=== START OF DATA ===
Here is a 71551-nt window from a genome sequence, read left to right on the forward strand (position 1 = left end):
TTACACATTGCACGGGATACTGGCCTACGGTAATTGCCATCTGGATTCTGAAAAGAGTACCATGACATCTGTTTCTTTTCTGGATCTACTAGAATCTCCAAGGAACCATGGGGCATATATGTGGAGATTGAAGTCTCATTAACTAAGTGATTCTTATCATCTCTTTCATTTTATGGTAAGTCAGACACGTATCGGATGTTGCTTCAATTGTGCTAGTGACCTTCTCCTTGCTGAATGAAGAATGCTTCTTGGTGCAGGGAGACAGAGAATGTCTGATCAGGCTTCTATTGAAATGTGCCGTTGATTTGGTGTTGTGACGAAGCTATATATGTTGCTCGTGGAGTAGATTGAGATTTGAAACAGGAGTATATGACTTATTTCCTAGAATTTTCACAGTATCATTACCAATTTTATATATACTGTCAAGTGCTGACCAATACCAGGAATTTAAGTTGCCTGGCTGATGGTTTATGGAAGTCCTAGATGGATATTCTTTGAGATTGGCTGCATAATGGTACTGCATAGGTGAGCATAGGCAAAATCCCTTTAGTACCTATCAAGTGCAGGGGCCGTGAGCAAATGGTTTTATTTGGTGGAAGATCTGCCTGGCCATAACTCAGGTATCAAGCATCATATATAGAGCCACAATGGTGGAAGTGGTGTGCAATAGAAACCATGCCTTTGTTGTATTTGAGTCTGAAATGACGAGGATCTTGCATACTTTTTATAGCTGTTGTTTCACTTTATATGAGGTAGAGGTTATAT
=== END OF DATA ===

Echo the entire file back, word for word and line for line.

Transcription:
Here is a 71551-nt window from a genome sequence, read left to right on the forward strand (position 1 = left end):
TTACACATTGCACGGGATACTGGCCTACGGTAATTGCCATCTGGATTCTGAAAAGAGTACCATGACATCTGTTTCTTTTCTGGATCTACTAGAATCTCCAAGGAACCATGGGGCATATATGTGGAGATTGAAGTCTCATTAACTAAGTGATTCTTATCATCTCTTTCATTTTATGGTAAGTCAGACACGTATCGGATGTTGCTTCAATTGTGCTAGTGACCTTCTCCTTGCTGAATGAAGAATGCTTCTTGGTGCAGGGAGACAGAGAATGTCTGATCAGGCTTCTATTGAAATGTGCCGTTGATTTGGTGTTGTGACGAAGCTATATATGTTGCTCGTGGAGTAGATTGAGATTTGAAACAGGAGTATATGACTTATTTCCTAGAATTTTCACAGTATCATTACCAATTTTATATATACTGTCAAGTGCTGACCAATACCAGGAATTTAAGTTGCCTGGCTGATGGTTTATGGAAGTCCTAGATGGATATTCTTTGAGATTGGCTGCATAATGGTACTGCATAGGTGAGCATAGGCAAAATCCCTTTAGTACCTATCAAGTGCAGGGGCCGTGAGCAAATGGTTTTATTTGGTGGAAGATCTGCCTGGCCATAACTCAGGTATCAAGCATCATATATAGAGCCACAATGGTGGAAGTGGTGTGCAATAGAAACCATGCCTTTGTTGTATTTGAGTCTGAAATGACGAGGATCTTGCATACTTTTTATAGCTGTTGTTTCACTTTATATGAGGTAGAGGTTATAT